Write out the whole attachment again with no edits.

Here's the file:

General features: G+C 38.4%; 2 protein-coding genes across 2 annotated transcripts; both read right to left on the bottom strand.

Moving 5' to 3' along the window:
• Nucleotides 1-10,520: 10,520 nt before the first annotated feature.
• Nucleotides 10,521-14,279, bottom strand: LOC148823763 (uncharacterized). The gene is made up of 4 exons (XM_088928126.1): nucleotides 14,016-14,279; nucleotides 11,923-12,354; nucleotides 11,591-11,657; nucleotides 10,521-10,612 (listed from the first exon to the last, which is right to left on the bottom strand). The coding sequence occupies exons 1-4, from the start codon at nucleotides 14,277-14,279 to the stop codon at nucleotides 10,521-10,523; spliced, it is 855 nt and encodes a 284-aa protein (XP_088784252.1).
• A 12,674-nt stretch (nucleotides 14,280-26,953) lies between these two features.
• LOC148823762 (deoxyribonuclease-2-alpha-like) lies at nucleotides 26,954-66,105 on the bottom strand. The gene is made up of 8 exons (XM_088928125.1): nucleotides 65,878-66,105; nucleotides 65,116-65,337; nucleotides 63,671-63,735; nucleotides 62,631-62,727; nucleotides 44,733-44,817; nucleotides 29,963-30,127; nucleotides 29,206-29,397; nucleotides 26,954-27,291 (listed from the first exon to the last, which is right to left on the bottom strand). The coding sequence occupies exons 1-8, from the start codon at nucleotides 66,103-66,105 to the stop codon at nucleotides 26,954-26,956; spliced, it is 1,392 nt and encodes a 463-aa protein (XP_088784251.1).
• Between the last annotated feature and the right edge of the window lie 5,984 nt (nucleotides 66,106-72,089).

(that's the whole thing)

General features: G+C 38.4%; 2 protein-coding genes across 2 annotated transcripts; both read right to left on the bottom strand.

Moving 5' to 3' along the window:
• Nucleotides 1-10,520: 10,520 nt before the first annotated feature.
• Nucleotides 10,521-14,279, bottom strand: LOC148823763 (uncharacterized). The gene is made up of 4 exons (XM_088928126.1): nucleotides 14,016-14,279; nucleotides 11,923-12,354; nucleotides 11,591-11,657; nucleotides 10,521-10,612 (listed from the first exon to the last, which is right to left on the bottom strand). The coding sequence occupies exons 1-4, from the start codon at nucleotides 14,277-14,279 to the stop codon at nucleotides 10,521-10,523; spliced, it is 855 nt and encodes a 284-aa protein (XP_088784252.1).
• A 12,674-nt stretch (nucleotides 14,280-26,953) lies between these two features.
• LOC148823762 (deoxyribonuclease-2-alpha-like) lies at nucleotides 26,954-66,105 on the bottom strand. The gene is made up of 8 exons (XM_088928125.1): nucleotides 65,878-66,105; nucleotides 65,116-65,337; nucleotides 63,671-63,735; nucleotides 62,631-62,727; nucleotides 44,733-44,817; nucleotides 29,963-30,127; nucleotides 29,206-29,397; nucleotides 26,954-27,291 (listed from the first exon to the last, which is right to left on the bottom strand). The coding sequence occupies exons 1-8, from the start codon at nucleotides 66,103-66,105 to the stop codon at nucleotides 26,954-26,956; spliced, it is 1,392 nt and encodes a 463-aa protein (XP_088784251.1).
• Between the last annotated feature and the right edge of the window lie 5,984 nt (nucleotides 66,106-72,089).